foamy wrote: ↑
Fri Oct 18, 2019 6:19 am
By the time you're needing any of these kinds of assemblies the cost of turbines over engines is pretty minor all told. Turbine costs 170 plates vs. 2x steam engine's 62. By comparison, one L3 module is 3080 plates, plus a not-insignificant amount of plastic.
As for putting tanks on a reactor array, it's doable, yes. I've considered just adding some tanks and turbines to the end of a turbine row, and then toggling the power connection out to the main grid on and off (no need for additional pumps) based on accumulator behaviour. The drawback is that nuclear plants, especially of the tileable variety, are already very large across -- nearly 300 tiles for a 2xN tileable! -- and that they share a single common point of failure in fuel production. Which generally shouldn't be a problem, but a completely separate plant avoids that and can be used to ensure you have power to the uranium chain.
Also, I already have the dang thing anyway from when it's the primary plant. :p
My biggest game has two separate nuclear plants because I don't copy blueprints and didn't want to mess things up while I added more reactors and stuff. After 2x3 the average return per additional reactors is poor and gets poorer, so I only imagine by culture or by "must be infinitely tileable", people don't usually make square-ish reactors. Two 2x3s vs a 2x6 is a difference of 160 megawatts. A 10% increase (1600 vs 1760 MW) from 2x3 for the significant increase in complexity and design limitations. An unchainable 2x4 or 2x5 would have even less of a difference.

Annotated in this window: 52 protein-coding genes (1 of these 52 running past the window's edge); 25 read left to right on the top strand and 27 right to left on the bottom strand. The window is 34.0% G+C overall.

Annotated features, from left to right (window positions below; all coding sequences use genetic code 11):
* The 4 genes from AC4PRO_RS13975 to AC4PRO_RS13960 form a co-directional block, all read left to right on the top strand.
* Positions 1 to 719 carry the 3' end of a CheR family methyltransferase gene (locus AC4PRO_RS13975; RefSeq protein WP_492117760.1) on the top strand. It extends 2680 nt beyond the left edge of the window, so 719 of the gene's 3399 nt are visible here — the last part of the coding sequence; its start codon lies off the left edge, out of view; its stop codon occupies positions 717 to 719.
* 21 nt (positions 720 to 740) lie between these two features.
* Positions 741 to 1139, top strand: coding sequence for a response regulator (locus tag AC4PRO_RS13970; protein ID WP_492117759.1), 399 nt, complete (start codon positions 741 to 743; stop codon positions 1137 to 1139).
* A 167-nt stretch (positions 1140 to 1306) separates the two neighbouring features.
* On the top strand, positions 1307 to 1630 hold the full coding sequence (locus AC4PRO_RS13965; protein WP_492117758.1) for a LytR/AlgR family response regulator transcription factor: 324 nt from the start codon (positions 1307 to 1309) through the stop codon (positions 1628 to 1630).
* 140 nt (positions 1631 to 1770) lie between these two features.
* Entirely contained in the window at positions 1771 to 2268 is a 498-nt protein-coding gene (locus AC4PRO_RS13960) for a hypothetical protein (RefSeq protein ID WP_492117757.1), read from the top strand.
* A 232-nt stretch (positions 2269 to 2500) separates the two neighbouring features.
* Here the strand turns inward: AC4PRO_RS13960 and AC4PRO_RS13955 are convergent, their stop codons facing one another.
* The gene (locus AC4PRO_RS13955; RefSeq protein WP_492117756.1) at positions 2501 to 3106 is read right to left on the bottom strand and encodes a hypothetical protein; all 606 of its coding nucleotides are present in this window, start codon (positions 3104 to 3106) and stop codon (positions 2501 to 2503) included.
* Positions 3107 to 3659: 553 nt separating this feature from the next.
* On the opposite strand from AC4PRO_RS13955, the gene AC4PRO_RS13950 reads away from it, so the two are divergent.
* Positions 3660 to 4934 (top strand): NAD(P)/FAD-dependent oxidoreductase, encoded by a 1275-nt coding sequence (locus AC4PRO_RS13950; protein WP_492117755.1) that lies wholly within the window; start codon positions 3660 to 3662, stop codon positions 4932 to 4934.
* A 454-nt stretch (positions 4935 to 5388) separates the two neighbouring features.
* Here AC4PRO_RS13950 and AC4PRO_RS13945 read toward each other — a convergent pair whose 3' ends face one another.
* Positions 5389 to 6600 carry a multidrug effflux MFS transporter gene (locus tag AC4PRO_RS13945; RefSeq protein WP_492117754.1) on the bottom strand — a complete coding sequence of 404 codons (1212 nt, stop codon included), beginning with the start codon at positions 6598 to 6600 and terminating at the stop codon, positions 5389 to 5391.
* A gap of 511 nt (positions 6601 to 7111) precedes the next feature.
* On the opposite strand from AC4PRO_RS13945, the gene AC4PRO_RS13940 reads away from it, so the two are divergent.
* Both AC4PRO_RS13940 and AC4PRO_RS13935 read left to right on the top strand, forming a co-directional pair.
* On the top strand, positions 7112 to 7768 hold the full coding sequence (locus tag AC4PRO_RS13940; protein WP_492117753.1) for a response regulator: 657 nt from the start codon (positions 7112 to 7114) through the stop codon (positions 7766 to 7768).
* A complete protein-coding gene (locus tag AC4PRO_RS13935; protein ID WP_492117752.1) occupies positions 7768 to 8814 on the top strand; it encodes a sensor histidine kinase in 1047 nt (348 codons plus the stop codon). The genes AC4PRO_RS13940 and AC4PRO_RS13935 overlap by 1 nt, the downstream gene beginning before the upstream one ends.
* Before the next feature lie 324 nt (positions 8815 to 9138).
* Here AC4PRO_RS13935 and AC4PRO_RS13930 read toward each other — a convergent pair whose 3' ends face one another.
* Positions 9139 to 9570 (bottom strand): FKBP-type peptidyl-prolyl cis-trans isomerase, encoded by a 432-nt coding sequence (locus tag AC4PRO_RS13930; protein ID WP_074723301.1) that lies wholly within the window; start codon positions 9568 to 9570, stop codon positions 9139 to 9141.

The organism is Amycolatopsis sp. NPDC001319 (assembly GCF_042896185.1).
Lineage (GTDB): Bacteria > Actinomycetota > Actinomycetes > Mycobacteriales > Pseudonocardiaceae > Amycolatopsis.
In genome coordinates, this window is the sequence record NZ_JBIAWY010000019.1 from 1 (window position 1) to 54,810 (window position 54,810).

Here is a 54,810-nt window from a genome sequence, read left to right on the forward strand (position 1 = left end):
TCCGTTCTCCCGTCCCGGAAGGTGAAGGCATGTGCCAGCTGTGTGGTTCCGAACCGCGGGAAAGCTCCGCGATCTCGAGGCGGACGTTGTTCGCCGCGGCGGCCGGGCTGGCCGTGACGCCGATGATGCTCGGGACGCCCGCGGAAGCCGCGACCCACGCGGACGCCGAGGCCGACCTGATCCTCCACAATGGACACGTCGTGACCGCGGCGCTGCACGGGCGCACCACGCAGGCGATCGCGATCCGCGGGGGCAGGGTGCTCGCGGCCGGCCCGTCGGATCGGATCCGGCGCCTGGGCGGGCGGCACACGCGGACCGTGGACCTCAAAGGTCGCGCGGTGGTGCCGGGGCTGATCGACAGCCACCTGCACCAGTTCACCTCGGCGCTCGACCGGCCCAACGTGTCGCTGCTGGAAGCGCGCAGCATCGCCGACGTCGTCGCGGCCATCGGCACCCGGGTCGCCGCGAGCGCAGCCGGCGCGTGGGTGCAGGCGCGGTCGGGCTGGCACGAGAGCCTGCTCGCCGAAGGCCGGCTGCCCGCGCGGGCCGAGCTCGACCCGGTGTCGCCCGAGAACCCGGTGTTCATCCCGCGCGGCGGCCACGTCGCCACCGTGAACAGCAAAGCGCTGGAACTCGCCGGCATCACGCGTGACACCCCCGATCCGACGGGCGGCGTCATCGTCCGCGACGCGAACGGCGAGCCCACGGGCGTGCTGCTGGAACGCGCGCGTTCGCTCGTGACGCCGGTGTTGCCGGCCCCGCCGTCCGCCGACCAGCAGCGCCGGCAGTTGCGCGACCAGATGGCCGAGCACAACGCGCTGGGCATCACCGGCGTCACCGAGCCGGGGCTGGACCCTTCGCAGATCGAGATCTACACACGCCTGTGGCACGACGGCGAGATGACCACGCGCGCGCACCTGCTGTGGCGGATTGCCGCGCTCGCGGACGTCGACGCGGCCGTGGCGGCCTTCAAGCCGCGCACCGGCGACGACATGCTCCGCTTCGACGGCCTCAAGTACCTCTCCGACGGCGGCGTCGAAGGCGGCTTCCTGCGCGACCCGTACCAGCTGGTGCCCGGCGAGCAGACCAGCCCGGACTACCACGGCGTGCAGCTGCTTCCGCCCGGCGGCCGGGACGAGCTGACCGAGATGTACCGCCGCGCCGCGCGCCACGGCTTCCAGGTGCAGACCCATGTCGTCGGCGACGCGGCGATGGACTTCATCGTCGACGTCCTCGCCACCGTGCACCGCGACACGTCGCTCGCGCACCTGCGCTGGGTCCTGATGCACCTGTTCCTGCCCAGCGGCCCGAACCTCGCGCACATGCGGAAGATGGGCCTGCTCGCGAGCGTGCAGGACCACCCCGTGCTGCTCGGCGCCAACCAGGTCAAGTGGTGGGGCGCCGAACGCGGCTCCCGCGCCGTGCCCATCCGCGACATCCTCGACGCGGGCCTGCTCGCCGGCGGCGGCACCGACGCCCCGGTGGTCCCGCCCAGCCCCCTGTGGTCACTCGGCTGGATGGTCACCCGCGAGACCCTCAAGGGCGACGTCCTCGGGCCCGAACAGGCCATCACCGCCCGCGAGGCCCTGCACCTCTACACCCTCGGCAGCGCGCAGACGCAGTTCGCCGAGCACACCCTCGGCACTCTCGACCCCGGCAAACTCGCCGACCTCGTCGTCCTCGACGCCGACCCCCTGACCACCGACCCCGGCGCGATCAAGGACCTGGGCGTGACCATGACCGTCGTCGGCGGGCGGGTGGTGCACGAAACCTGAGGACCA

Only one game could I have kept my boilers around after I switched to nukes (340 steam engines+tank accumulators). My limitation wasn't resources, just the sheer amount of peak power and quickness I needed for killing dudes (was switching from flame turrets to laser in a .16 game with completely maxed-out enemies). Every game I've stopped building my previous power system, and quite rapidly it's usefulness as a back-up is dwarfed by the capacity of my newer system and secondary savings (pollution, space, ease of construction, fuel). The biggest solar game I had at least 10k solar panels, which sounds like a lot... but it's an average of 420 MW, when I could just slap down a 2x3 reactor and have 800 MW 24/7, and even a 2x2 is 480 MW continuous. Don't have to build/put down accumulators either.
As for modules, you don't need modules anywhere in the uranium chain. The up-front cost of kovarex is through the roof (1500 science, phew, but it costs much less than it used to).
Contrasting, a single reactor provides the energy of 22 boilers (and no pollution...). Two reactors is worth 88. A fuel cell is worth at least 2000 coal. Two fuel cells in a box is 67% more energy than a steel chest filled with coal, without neighbor bonuses (6 cells for fuel blocks). Four tanks can hold more than a single unbonused fuel cell worth of energy and is "instantly" deliverable. That's not accounting for the energy cost of producing thousands of coal/fuel blocks. In the flamethrower->laser game I fed nuclear steam to steam engines for a little while because yeah, I could afford the energy loss in exchange for additional power and nuke testing at that moment (you don't need to mine/logistic fuel to a heat exchanger - saves a lot of time and is impossible if you don't have enough coal/fuel block production/space).
Space/laziness is the only reason I can imagine replacing steam engines with turbines, as it's super inefficient across the board. I WILL NITPICK UNTIL THE END.
Edit: Also learned a burner arm inserting wood is not fast enough for a boiler. Neither is a basic inserter. Two burner arms work, but chug power.